Kiwi impressions from NeoCon

Ian Cooper from Integ shares his impressions of NeoCon

Neocon, the National Exposition of Contract Furnishings, is an annual trade fair held in Chicago, with exhibitors demonstrating innovative products and resources for a whole range of commercial workplaces and environments.

This year’s event attracted more than 40,000 people with more than 700 exhibitors and permanent showrooms demonstrating the hottest new products for corporate, hospitality and healthcare interiors.

Emerging trends

- Moving and working

Markant cycle desk demonstrated

Evidence over the past few years in the US has suggested that significant health risks accompany sedentary desk jobs. Alternatives to sitting in one place at a desk all day were a significant trend emerging at NeoCon. Height adjustable desks and desks that encourage movement have been developed, and the market is now in a rapid growth phase.

KI went a step further by including a mobile and tablet application allowing employees to track the amount of time they spend standing at their desks. They can then accumulate these points as part of fitness programs.


Focal's upright furniture

Focal, a newcomer to the market, offered a different solution in the form of upright furniture, including a chair reminiscent of old tractor seats, only much more comfortable. Another exhibitor, Markant, demonstrated their Oxidesk, which apparently allows you to efficiently combine work with a healthy dose of physical exercise – whether this is as effective as they say, I’m not sure.

- Technological tie-ins

For many years, incorporating technology into furniture has been a focus, but this year saw a particular trend of technology joining the work environment, particularly with the global increase in device usage. Only 40 percent of your work gets done while alone at your desk, which indicates a growing ability to work anytime, anywhere. The workscape has expanded far beyond office borders.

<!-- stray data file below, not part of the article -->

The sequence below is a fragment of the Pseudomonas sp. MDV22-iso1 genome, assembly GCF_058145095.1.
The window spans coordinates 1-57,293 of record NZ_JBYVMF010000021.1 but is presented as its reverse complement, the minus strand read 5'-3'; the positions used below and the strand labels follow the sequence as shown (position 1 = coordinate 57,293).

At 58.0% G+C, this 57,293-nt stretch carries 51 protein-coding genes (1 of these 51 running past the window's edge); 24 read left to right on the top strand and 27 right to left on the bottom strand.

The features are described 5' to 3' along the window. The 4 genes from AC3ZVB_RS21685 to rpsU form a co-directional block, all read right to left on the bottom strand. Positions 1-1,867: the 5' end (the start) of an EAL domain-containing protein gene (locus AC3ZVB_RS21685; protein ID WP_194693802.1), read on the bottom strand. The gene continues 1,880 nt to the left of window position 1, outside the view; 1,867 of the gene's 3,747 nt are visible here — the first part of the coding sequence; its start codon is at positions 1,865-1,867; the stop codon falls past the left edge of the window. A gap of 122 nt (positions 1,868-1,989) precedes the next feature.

Companies launching new ‘technology walls’ proved why NeoCon gives us insight into the latest in innovation and technology. Haworth, an office furniture-maker, unveiled a wall-sized touchscreen called Bluescape, giving users up to 160 acres of virtual space to collaborate, innovate and create. This interactive workspace is designed to encourage effective, involved work environments.

Steelcase launched VIA (Vertical Intelligent Architecture), which hosts large-scale video and display technologies. Designed to help people who are struggling to visualise data, VIA encourages the creation of spaces that fuel the innovation process.

In the not-so-distant future…

So what does this mean for the future? Steelcase suggests that walls will not only define private offices, but also private experiences such as video conversations, brainstorming new concepts, and confidential conversations.

Jan Johnson of FIIDA predicts that physical spaces will still have a role to play in future workspaces, but that they won’t “necessarily need to be owned or managed by one’s employer.” This is certainly an intriguing way to think about workplaces, and furniture will need to keep up to follow this trend. Looking forward, contract furnishings will need to adapt to new technology and the changing needs of employers and employees.

Ian Cooper is the head of global sales and marketing at Integ, a division of Modtec Industries.

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